Issue 341: Aggregates of features and counting

Starting Date: 
2017-04-18
Status: 
Proposed
Background: 

Posted by martin on 18/4/2017

Dear Robert,

On 16/4/2017 3:11 πμ, Robert Sanderson wrote:
> Thanks Christian-Emil :)
>
> I’m fine with E78 not being an E22 … but I do wonder why it can’t be. Are there sets of objects that are curated by humans but not made by humans? I would have expected that curation includes the activities of adding and removing objects from the E78, by which I would expect one to consider them “made”.
Aggregates such as curated holdings are functionally considered and treated as a whole.
They can contain physical features, and physical things that may not unambiguously be described as either feature or object. In particular landscapes, archaeological sites, caves etc. are in the intended scope of curated holdings, i.e., Sites and Monuments administrations.

As such, their being a whole as a unit and identity should be seen as man-made I believe, even if all parts are not man-made. Therefore I believe E78 should be brought under E24 Physical Man-Made Thing.

The unity criterion of physical things extends from physical coherence into the treating of aggregates as a functional whole, because for many things physical coherence is only a temporary condition, as for instance a car or a military weapon which at any time can be disassembled and reassembled without changing identity or integrity. Therefore we early decided in CRM that "set" is a bad concept for a core standard, and does not introduce useful basic properties.

The scope note of E19 says: " The class also includes all aggregates of objects", meaning physical objects, not features. Aggregates including features are not meant here and not excluded by the "all". Simply all aggregates of E19s are an E19. The scope note of E18 mentions aggregates, but not specifically aggregates of non-objects (with complete natural physical boundaries). We can improve that scope note.
> The goal is to have E78s be a descendant of E19, such that it can have a number of parts, and so that E19 (as the primary class for modeling aggregations) is an ancestor of E78, which is a specific sort of aggregation…
This is a misunderstanding of the Open World modelling principle the CRM commits to. If your collection is made of objects, such that a number of parts is well-defined, then you can declare your curated collection to be E78 and E19. This is called "multiple instantiation", a logical "AND" of both classifications. In that case however, you exclude things that do not qualify as E19. You cannot simply reuse "P57 has number of parts: E60 Number" without commiting to its domain.

The "number of parts" property is only meant for cases in which you do not list the parts themselves in your primary documentation. If, on the other side, you can describe the parts of your collection, then you can count them in your application.

In the CRM we do not describe purely deductive properties per principle. You can declare them in your own system. The question for the CRM is, what is the primary knowledge. If it is the particular things, then these have priority to be described. If we would declare all deductions we would find no end for the standard. Note that the CRM IS NOT RESTRICTIVE. It only standardizes positive statements.

You can pose anyway the issue on the list to count features. Just mark it as "ISSUE", but I will do it here for you. It will be discussed and documented in the next meeting. This is not easy, because features can overlap. The scope note of P57 clearly says: "Normally, the parts documented in this way would not be considered as worthy of individual attention" and " What constitutes a part or component depends on the context and requirements of the documentation. ". Number of parts is a statistical statement, and as such has no clear semantics across applications.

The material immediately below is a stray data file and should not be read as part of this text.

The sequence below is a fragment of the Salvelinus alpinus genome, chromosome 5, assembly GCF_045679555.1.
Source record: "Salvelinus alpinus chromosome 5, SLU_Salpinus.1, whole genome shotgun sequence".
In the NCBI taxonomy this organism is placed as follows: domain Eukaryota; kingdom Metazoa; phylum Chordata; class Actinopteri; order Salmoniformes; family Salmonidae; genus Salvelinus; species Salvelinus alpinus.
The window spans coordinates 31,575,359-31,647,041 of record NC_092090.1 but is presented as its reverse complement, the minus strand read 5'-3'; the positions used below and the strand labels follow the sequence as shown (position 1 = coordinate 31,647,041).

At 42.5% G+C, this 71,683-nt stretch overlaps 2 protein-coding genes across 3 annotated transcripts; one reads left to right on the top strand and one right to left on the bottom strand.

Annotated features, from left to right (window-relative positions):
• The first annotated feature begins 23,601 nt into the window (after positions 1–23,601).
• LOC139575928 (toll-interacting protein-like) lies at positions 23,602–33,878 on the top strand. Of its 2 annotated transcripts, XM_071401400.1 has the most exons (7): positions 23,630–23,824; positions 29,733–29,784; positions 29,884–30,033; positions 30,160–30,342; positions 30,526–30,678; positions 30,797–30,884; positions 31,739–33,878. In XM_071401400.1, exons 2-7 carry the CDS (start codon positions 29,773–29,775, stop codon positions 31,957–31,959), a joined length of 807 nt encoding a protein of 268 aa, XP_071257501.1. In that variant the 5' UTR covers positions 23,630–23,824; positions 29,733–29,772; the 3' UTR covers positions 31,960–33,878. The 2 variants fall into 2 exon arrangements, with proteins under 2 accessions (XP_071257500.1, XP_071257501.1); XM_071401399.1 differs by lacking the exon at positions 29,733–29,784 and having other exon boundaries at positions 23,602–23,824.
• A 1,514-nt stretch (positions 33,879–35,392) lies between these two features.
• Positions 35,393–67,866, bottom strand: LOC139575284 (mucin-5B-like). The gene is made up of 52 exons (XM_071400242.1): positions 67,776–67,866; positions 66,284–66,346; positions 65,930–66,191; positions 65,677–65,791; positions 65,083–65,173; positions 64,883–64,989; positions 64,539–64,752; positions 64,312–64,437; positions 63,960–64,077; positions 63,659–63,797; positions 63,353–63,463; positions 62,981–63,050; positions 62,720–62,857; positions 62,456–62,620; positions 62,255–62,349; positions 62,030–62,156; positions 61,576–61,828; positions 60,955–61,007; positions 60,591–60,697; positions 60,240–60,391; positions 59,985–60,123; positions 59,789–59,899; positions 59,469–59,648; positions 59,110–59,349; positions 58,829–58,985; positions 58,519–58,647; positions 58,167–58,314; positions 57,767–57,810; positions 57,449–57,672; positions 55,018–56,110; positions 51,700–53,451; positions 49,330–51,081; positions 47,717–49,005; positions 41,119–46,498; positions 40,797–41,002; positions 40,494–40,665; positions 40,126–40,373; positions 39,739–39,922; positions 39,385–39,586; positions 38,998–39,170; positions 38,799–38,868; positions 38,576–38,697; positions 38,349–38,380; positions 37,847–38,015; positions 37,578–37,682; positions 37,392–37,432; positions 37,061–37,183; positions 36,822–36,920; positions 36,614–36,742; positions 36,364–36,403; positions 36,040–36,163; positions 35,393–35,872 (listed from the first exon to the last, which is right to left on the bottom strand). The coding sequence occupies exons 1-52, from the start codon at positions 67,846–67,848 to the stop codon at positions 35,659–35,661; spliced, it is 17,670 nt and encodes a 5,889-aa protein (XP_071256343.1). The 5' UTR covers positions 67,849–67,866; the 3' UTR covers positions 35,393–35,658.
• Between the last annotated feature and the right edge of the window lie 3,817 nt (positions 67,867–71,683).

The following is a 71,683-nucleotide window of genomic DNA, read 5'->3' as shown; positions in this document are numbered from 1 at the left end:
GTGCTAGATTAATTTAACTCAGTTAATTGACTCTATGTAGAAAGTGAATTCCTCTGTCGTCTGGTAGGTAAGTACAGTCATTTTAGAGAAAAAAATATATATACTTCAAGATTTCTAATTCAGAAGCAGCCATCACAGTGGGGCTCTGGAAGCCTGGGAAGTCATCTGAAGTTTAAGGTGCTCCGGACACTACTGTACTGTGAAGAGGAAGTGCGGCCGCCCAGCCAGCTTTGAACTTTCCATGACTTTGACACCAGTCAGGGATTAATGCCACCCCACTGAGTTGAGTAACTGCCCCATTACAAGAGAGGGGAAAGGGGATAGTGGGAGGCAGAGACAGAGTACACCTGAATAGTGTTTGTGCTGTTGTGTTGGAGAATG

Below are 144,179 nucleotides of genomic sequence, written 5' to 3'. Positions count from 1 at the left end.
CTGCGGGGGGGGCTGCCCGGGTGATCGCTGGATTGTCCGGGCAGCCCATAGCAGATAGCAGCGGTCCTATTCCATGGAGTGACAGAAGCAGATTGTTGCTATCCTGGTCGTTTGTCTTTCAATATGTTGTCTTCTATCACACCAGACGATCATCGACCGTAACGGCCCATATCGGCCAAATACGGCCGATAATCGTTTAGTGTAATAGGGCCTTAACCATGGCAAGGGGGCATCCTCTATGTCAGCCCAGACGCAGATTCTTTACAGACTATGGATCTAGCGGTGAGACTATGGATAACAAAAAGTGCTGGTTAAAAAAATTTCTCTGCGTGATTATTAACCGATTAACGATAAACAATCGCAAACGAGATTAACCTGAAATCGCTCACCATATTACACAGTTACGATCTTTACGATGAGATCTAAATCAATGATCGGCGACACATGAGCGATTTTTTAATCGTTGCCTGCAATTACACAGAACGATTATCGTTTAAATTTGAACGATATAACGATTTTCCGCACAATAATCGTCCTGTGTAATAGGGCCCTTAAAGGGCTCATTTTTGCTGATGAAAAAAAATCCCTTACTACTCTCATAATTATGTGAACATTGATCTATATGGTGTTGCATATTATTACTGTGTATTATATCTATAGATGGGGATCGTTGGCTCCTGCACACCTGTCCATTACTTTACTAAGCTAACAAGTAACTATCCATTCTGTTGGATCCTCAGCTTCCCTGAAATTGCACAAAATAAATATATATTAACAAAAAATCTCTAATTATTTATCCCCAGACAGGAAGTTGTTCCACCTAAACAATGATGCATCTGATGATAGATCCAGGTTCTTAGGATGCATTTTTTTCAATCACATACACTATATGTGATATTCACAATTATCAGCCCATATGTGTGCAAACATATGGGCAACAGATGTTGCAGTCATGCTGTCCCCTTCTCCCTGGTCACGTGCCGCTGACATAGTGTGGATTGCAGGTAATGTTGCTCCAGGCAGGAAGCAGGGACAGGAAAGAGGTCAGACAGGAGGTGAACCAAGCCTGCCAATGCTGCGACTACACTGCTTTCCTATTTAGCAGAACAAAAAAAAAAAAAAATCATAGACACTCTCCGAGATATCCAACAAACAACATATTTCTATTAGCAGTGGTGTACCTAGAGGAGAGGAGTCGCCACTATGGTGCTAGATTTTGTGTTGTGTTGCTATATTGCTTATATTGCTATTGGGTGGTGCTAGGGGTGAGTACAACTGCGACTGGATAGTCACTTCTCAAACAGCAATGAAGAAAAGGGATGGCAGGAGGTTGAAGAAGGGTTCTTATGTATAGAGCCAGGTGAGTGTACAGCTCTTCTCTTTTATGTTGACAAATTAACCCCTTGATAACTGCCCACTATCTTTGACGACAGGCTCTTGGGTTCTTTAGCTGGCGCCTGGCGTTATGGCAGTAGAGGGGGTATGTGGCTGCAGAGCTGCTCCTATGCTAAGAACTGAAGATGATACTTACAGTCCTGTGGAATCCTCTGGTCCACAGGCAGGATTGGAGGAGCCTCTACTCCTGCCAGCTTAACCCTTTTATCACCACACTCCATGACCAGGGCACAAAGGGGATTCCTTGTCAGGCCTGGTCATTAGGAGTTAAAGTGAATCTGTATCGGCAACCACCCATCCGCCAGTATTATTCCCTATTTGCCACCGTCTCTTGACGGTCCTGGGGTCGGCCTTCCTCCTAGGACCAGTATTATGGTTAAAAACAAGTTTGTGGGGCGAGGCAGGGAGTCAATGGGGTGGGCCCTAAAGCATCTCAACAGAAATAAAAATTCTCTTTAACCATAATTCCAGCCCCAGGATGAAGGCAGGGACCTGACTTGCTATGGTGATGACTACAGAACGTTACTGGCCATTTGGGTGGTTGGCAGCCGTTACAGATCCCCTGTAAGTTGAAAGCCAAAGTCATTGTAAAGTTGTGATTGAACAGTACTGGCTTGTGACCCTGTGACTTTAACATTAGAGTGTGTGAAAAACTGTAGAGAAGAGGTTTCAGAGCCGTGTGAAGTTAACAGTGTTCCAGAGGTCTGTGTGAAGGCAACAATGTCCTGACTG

As a standards working group, we discourage an unreflected use of this property. Better define your own, if you have unambiguous rules. We found however, that even in current museum practice there is no objective item count. Rather, museums count the units defined individually in the documentation. You could also use Dimension for describing the "size" of a collection.
>  the sort that is curated, with a collection management plan, etc.  Just add E19 as a parent class for E78, and the hierarchy problem is solved.

> That solves the “all aggregations [of whatever function] are E19s” but E78s not being E19s.
That is not necessary, see above, and it is actually logically wrong, because it forbids the superclass. I'd like to mention that these discussions had been all done in the past. As CRM-SIG we are very aware of the urgent need to make the modelling principles explicit, to avoid a repetition of arguments.

Newcomers are VERY MUCH encouraged to join our meetings physically and help with the documentation of the principles they didn't find obvious before, because we are all volunteers, and have a notorious lack of man-power, and/or to convince us where we were wrong, which is also most welcome. We normally use e-mail discussions to state the issues, but not to resolve them. There are too many aspects to be discussed and taken into account, and often a fast answer by e-mail is misunderstood or may even make a bad impression, which is the least thing we want to happen. I and other members of this Group never want to appear arrogant, simply time to write up all arguments in e-mail is quite limited. Decisions following thorough considerations of all arguments are done in physical meetings. My dream is to have a documentation of all principles so concise that e-mail would be enough to point to them...